A sticking point in crafting major national health care reform legislation, according to media accounts, is whether or not Congress should create a new "public plan" as an alternative in competition with private insurance plans. The role of a public plan has become something of a litmus test in the debate over reform. The Washington Post correctly says the "fixation on a public plan is bizarre and counterproductive."
Key Questions. Little noticed in the debate by the media are the fundamental questions about the "public plan" option: Specifically what kind of public plan is proposed? What purposes is a public plan expected to serve? Would a public plan that competes with private plans achieve those purposes more effectively than competition among private plans alone, or would it subvert those purposes? Is there any reason to think that a public plan modeled on Medicare, and directed by the same congressional micro-management, can better deliver lower cost and higher quality care than private plans? Why should Medicare have to be doubled or tripled in size in order to lead health care innovation? Why should Americans believe that after 40 lethargic years the Medicare program, as run by Congress, will be transformed into an innovative, nimble program that can reform health care and reduce waste and overuse of health care services?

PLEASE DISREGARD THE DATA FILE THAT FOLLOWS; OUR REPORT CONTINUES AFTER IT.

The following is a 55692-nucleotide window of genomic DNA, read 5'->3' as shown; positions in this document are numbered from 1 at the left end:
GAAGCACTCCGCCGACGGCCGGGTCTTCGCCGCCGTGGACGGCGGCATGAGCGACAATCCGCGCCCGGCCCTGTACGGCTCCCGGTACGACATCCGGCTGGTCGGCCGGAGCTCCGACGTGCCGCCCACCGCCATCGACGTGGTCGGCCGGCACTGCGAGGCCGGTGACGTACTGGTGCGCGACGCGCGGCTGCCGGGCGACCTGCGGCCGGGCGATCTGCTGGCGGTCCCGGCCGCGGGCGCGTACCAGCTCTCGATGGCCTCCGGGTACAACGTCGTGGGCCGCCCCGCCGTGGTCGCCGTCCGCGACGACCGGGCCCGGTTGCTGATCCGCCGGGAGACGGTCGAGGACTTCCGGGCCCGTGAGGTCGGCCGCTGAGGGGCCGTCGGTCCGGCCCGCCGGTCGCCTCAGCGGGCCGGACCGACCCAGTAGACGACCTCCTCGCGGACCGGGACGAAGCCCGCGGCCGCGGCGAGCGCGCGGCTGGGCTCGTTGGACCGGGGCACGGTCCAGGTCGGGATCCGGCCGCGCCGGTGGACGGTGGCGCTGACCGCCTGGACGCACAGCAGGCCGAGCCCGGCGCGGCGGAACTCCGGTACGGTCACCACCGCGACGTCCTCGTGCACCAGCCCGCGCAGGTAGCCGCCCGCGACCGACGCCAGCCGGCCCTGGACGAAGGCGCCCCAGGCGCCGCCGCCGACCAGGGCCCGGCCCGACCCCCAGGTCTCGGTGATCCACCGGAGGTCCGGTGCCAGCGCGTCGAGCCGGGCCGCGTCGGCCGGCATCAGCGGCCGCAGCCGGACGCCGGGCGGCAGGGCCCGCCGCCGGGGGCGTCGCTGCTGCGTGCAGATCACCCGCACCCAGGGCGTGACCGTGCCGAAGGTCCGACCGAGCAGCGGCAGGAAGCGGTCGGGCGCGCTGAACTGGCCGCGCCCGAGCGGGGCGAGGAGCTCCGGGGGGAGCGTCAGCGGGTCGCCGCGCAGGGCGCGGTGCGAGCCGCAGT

Four recent proposals for a public health plan- by Professor Jacob Hacker of the University of California at Berkeley; the Commonwealth Fund, a prominent liberal think tank in New York; John Holahan and Linda Blumberg of the Urban Institute; and an innovative public plan option by Len Nichols and John Bertko of the New America Foundation-address these questions. These proposals vary, from a rigid Medicare model displacing most private insurance (Hacker) to a sincere attempt at a level playing field (New America Foundation). Unfortunately, they all fail to prescribe a feasible solution for the role of a public plan in health care reform.
Four Proposals for Public Plans
1) The "Healthy Competition" Plan. Professor Jacob Hacker, a political science professor at the University of California at Berkeley, has become virtually a one-man industry in favor of expanding a benefit-enriched variant of Original Medicare to Americans of all ages.
Under the conditions that Professor Hacker insists are essential-government price controls and virtually mandatory provider participation- "Original Medicare" would be modestly enriched as "Medicare Plus" and become the overwhelmingly dominant plan, with private plans tolerated as second-class alternatives to government-run health care.
2) The Commonwealth Fund Proposal. Under the Commonwealth proposal, developed by Dr. Karen Davis and her colleagues, Original Medicare Benefits would also be enriched into "Medicare Extra," a program with a $5,000 ceiling on out-of-pocket expenses in which coinsurance would be reduced and preventive care would be free, prescription drugs would be covered, and hospital and physician deductibles would be unified and set at a combined level of $250 a year (compared to the current combined level of over $1,100 a year). However, like Professor's Hacker's plan, the basic structure of Original Medicare would stay in place and Medicare is intended to become the overwhelmingly dominant plan for Americans of all ages.